Following yesterday’s breaking news that NYC DOE will no longer administer the Gifted & Talented test to select children for academic tracking after this spring, Mayor Bill de Blasio and Schools Chancellor Richard Carranza spoke about it at a press conference this morning, promising that the changes will be implemented after much outreach to parents and educators.
Carranza said that it all comes down to the need for high expectations of all school children when it comes to their abilities and talents, not just those few that pass the test.
The test is open to 4-year-olds across the city and is typically administered in January. About 15,000 of the 65,000 or so 4-year olds in the city take it, and about 2,500 of them then get tracked into either district or citywide programs for accelerated learners, though the city has been cutting back on such programs for years now.
For the incoming kindergarteners, the test will still be administered in April, though for the last time.
“At this point in the year, a lot of families had already prepared. They were counting on the opportunity. We respect that. So, we’ll go forward, but we will not be providing that test in the future.”
Mayor said that we “need a much better approach to serving kids who have a lot of capacity,” and that “we’re also extremely focused on making sure that this moment, this horrible moment of the coronavirus crisis, that some good comes out of it.”
Since Mayor Bill de Blasio’s term expires at the end of this year, he really is setting up the playing field for the next Mayor, creating conditions and promises he will have no say over, including promises of a lot more individualized education for all kids using new digital tools, courtesy of the pandemic. However, there has been not a single public briefing on the remote education that the great majority of the city’s children are receiving, how many kids are tuning in, or how well such tools and digital learning are working to accelerate individual learning.
“I guarantee you, there’s a hell of a lot more kids who have talents and abilities and the need for special opportunities than just the few who have been in Gifted and Talented to date,” he said.
One of the main criticisms of the G&T program has been that it is not representative of the racial composition of the city’s children, and skews heavily towards Asians.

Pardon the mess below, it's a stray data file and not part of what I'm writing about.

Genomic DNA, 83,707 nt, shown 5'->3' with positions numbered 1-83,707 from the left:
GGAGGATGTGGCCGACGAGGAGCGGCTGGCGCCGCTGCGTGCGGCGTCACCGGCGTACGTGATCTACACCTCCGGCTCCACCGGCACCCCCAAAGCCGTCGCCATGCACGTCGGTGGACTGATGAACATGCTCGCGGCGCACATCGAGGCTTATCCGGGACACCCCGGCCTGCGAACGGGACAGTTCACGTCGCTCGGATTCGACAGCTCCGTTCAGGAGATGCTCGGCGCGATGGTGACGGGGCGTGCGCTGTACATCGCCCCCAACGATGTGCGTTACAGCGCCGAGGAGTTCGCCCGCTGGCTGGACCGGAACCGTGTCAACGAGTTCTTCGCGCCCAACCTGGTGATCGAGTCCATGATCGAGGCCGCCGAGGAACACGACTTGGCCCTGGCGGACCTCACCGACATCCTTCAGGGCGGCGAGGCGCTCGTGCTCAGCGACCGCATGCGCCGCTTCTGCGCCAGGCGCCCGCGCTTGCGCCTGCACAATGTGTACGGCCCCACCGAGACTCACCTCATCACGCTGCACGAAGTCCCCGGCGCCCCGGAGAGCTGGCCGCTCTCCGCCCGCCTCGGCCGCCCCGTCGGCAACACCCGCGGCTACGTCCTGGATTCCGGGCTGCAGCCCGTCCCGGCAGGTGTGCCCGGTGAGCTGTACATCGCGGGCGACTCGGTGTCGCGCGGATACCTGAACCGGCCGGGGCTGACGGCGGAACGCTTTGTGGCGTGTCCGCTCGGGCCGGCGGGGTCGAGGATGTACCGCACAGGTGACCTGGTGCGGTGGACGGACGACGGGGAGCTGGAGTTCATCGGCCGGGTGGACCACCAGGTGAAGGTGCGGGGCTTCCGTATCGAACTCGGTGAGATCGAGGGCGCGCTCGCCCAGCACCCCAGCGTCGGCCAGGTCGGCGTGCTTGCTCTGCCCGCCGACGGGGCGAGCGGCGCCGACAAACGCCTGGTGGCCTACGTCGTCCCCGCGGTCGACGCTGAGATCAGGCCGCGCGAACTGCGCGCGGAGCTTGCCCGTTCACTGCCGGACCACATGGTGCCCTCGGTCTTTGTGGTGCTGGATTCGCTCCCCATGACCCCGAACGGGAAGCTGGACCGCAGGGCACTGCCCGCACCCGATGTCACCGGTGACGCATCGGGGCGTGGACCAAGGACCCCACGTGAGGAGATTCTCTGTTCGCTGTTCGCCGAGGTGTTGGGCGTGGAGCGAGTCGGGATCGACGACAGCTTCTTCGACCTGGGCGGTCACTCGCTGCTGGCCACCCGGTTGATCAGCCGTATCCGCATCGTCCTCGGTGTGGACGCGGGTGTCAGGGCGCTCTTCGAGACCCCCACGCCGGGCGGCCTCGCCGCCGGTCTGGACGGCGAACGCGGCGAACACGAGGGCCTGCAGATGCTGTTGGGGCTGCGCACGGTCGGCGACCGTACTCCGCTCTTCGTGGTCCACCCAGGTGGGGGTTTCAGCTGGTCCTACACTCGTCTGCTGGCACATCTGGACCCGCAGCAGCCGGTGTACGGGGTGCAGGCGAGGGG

Mayor promised an “intensive public engagement process through the spring and into the summer to really work with stakeholders of all kinds, parents, elected officials, community leaders, obviously our PEP to think through what’s the right approach for the future,” and that he’ll announce the new approach by September.
Neither the Mayor nor DOE has a good record on community engagement when it comes to school integration and segregation and the SHSAT and G&T programs.
“We’ve learned from times from we didn’t do that engagement well enough,” Mayor acknowledged. “And, certainly, with specialized high schools, we did not. That was our mistake. But in this case, we have a very clear timeline.”
What do they hope to learn that they do not know yet after years of commissions and advocacy from both sides on this issue? It’s not really about learning new ideas. They need buy-in from parents and educators, and that is not an easy task, especially in the middle of a pandemic, when parents are among some of the most exhausted.
“What we need is that engagement process. We need to work with parents with CEC’s, with PTA’s. We need to work with the PEP. We need to work with elected officials. We need to get out there and really talk through the possibilities and figure out the one that makes the most sense. We want something sustainable,” Mayor acknowledged.
“It’s really important to get it right, but I think the reason that this becomes so timely, additionally, is the Chancellor and I are fully committed to doing something very different, starting in September, with a more individualized approach to education, with a greater use of digital options to augment the work of our classroom teachers.”
Schools Chancellor Richard Carranza did not spell it out when he touched on the need for high expectations of all school children when it comes to their abilities.
“There’s a very powerful quote that I share with my community every year, and it’s from a six-year-old child that says my teacher thought I was smarter than I was, so I was. That’s the foundational cornerstone of what we’re talking about.”
If that’s the case, the issue does not seem to be with the kids or tests, but how the adults perceive them.